Chapter 10: Solving the Mystery
A note to the readership: Alas, our time together has reached its end. But we’ve yet some distance to cover! To refresh your weary memories, this story has two heroes: the young Ralph and dear old Ms. Fannon. The two live in the little town of Lincolnshire. They have been trying to solve the mysterious death of the German aficionado Herr Hansel, who was dropped from a military aeroplane. Local authorities have done nothing to solve the case, but our fearsome duo has made headway. They overheard General Howe admit the Air Force’s involvement in the murder. The General’s brother Denny, owner of Howe’s Grocery Store, used to be in love with Genny Tallrustle, Herr Hansel’s partner. What comes next? Read on, young one, read on.
Ms. Fannon stood with Ralph at the checkout, nervously teetering from foot to foot as Denny Howe bagged her groceries. It was eight o’clock on a Thursday morning, and the grocery store was nearly empty.
“You’re here earlier than usual, Ms. Fannon!” Denny Howe chuckled. “My cashier isn’t even in yet.”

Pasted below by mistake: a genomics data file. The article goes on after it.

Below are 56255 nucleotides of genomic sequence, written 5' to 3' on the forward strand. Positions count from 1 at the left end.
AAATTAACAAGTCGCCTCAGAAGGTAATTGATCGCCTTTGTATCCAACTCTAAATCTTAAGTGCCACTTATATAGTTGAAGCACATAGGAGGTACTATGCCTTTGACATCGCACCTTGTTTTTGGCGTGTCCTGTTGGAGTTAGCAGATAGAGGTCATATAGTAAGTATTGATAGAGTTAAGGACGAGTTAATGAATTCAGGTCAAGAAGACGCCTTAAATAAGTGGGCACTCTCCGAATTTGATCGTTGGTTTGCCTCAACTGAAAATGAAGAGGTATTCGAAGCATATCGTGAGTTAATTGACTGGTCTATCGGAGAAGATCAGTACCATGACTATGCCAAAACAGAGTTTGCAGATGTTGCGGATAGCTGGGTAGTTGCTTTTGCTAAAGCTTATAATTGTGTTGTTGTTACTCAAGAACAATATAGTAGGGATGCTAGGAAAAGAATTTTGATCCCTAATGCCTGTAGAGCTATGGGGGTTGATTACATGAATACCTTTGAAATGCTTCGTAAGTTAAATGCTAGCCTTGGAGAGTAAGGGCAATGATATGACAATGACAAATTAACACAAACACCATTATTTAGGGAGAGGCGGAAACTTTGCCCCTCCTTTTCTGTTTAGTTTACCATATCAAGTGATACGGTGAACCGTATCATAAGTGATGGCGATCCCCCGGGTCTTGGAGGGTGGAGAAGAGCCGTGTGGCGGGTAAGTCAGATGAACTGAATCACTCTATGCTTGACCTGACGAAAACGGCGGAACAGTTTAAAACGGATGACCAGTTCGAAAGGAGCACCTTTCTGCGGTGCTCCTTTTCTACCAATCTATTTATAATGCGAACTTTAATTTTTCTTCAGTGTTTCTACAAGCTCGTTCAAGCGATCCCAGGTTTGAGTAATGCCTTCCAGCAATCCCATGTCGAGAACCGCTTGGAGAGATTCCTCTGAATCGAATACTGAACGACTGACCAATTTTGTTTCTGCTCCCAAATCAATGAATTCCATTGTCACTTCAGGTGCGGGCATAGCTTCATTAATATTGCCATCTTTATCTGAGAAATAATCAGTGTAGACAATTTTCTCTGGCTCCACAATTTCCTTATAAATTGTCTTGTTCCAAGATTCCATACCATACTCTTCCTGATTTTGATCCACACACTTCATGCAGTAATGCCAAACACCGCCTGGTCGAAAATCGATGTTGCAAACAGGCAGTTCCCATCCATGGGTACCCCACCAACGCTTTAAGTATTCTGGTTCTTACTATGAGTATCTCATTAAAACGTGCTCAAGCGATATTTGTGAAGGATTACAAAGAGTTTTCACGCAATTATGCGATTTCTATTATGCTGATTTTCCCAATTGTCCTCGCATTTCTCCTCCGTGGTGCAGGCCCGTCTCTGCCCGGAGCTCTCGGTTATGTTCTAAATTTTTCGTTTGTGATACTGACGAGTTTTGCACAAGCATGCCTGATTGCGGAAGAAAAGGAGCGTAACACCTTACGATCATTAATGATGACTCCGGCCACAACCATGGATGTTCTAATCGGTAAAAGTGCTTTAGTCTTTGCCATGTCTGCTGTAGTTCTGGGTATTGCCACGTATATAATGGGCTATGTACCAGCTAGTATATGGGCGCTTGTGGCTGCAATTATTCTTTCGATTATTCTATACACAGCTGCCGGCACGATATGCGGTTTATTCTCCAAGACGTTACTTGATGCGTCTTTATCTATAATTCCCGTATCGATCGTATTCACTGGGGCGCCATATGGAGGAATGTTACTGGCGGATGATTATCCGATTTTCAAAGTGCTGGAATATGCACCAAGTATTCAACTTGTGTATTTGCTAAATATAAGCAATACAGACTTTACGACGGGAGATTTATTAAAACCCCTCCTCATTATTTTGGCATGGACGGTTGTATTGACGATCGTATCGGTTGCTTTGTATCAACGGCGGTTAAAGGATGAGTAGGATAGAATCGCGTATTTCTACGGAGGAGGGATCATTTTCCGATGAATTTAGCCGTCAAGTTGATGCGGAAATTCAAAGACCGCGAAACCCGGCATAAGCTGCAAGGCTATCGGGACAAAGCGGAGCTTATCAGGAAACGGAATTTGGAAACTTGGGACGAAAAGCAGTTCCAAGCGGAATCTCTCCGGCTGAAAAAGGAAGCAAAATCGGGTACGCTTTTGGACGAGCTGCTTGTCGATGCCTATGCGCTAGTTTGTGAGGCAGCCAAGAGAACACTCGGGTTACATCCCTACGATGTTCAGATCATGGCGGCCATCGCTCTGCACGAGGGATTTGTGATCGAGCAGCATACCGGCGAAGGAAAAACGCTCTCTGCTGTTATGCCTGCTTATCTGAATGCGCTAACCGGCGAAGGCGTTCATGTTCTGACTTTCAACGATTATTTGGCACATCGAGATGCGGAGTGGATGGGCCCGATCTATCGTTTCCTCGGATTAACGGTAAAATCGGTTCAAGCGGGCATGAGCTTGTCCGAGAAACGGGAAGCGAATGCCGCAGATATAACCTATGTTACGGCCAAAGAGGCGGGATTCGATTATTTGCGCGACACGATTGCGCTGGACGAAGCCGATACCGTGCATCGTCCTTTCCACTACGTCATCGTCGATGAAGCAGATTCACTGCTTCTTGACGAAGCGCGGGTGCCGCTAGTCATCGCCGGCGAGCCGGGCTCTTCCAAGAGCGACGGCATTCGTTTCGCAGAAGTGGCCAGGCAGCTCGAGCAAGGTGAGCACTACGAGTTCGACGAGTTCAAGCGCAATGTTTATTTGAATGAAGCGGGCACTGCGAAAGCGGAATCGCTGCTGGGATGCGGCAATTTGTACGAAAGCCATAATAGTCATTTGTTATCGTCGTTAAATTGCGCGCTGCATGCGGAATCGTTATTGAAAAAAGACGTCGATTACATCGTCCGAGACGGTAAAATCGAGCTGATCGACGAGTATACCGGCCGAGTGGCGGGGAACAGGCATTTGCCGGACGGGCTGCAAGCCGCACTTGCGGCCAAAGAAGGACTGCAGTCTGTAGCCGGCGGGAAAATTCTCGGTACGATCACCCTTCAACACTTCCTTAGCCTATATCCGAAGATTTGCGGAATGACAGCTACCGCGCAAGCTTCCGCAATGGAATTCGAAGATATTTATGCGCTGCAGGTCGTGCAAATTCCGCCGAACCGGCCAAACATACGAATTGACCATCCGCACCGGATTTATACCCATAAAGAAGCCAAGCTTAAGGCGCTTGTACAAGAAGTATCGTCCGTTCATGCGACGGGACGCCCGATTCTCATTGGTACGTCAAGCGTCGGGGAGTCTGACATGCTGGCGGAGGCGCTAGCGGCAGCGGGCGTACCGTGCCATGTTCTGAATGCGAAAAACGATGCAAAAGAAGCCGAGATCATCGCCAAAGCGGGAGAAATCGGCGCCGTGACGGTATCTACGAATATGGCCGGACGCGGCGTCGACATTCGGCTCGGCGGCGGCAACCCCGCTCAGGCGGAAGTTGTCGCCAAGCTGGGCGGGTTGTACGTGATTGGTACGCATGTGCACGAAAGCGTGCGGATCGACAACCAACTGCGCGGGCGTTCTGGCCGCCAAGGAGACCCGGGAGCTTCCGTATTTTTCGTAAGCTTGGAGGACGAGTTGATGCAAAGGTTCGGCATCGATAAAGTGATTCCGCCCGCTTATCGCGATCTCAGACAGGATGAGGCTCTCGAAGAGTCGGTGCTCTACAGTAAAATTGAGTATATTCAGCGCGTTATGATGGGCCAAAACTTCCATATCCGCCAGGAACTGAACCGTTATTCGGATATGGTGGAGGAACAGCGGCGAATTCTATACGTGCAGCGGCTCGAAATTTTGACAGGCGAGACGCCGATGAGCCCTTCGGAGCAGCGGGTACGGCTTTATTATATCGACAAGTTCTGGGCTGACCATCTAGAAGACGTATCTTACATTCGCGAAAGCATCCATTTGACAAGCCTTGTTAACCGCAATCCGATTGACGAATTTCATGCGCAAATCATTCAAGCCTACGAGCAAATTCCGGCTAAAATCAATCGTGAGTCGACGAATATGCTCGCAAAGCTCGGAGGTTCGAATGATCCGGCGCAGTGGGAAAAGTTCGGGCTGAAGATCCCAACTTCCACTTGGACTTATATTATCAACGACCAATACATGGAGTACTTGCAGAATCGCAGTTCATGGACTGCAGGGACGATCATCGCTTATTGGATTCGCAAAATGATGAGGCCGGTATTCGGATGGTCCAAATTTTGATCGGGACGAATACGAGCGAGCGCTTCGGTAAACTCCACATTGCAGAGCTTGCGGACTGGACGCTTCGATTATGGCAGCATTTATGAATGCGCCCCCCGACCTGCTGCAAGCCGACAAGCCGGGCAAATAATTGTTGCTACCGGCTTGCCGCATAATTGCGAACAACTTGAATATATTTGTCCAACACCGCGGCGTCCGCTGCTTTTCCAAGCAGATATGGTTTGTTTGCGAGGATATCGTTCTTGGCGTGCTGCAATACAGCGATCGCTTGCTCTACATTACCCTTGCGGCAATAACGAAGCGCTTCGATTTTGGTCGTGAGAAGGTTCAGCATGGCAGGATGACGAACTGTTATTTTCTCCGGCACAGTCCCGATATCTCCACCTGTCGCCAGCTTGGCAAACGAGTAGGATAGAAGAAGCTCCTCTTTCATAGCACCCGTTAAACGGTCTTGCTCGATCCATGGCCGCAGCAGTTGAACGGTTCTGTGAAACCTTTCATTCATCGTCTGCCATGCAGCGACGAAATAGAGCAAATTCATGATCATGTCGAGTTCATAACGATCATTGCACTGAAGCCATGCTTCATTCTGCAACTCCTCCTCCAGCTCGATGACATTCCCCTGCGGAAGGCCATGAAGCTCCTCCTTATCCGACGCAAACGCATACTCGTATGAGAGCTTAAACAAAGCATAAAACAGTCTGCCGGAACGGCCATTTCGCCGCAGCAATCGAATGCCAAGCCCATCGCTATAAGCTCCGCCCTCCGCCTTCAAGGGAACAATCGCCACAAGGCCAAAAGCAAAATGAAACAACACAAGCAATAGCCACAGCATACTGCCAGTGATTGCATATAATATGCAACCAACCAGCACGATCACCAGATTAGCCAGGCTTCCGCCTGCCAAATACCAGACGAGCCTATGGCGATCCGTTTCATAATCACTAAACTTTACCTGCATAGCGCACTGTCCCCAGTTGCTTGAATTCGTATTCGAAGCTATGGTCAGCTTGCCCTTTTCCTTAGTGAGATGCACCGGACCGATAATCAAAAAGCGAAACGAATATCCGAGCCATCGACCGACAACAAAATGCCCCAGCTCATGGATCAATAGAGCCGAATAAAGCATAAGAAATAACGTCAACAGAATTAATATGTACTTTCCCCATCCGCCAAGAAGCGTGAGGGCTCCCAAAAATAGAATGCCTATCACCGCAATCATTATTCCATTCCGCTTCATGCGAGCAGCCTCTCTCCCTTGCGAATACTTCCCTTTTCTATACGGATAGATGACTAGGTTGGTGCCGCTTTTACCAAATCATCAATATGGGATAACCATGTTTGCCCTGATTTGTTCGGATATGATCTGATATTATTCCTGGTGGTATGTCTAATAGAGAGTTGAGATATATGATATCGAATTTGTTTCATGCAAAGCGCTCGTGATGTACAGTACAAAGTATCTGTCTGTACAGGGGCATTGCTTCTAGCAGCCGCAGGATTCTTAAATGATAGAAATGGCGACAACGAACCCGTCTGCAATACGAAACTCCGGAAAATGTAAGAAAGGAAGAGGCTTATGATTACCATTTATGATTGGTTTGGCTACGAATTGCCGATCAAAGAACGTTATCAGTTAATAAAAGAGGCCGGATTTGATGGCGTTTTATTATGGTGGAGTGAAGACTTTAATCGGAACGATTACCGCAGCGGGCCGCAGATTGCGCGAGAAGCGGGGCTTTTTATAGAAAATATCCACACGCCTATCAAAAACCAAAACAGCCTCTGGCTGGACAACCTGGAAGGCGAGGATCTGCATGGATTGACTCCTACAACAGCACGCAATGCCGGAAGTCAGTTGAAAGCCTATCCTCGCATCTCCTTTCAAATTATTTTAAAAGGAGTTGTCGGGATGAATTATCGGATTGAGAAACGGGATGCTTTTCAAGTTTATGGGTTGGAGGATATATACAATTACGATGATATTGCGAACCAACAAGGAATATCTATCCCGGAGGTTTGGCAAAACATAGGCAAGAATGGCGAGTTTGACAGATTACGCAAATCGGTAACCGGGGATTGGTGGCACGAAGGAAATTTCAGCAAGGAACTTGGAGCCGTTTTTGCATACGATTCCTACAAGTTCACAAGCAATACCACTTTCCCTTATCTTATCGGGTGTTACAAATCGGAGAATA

Ms. Fannon, usually a grocery store socialite, could only offer a flat smile in response. Beside her, Ralph’s eyes burned with the fire of justice. His teeth ground together, then slipped apart as he growled, “Neither is Herr Hansel.”
Ms. Fannon shot him a glance – this was not their plan. Howe froze, holding a whole chicken half lowered into the bag. “Pardon me, son?”
“Herr Hansel, Mr. Howe. He’s not here. Like your cashier.”
The grocer dropped the chicken into the bag, turned his chest to face Ralph and Ms. Fannon, and rose to his full height. “Now, why would you say something like that, Ralph? A community has to move on.”
The air between the two men was thick. Ralph noticed everything. The sound of Cheerios being pulled off the shelf in aisle four, the slight rattle of the windows from a semi passing outside, the smell of Brylcreem floating from Howe’s wispy combover.
“Because you killed him, Mr. Howe. I’ve seen it from Olympus! I knows it’s true. Do not lie, do not say the thing that is not. It’s over.”
Howe glared at Ralph, and in one fluid motion he spun counterclockwise, grabbing the chicken-filled grocery bag and swinging it like a mace at Ralph and Ms. Fannon. Ms. Fannon ducked, but Ralph was not as quick and the bag collided with his face, knocking him over. Howe dropped the bag and bolted to the back of the store.
“Dr. Hiskez!” shouted Ms. Fannon. “He’s made a break for the back door!” Dr. Hiskez, Lincolnshire’s overworked, underpaid and much loved doctor/police officer was planted by the dairy fridge at the back of the store. He could see Howe nearing the back door, but was at the other end of the store. Desperate, he grabbed a two-litre milk carton and hurled it at Howe. The milk landed beside the door and exploded just as Howe approached at full speed. He slipped backwards, hitting his head hard on the checkerboard floor. Before he could get up, Ms. Fannon was on him, driving her low-heeled shoe into his neck.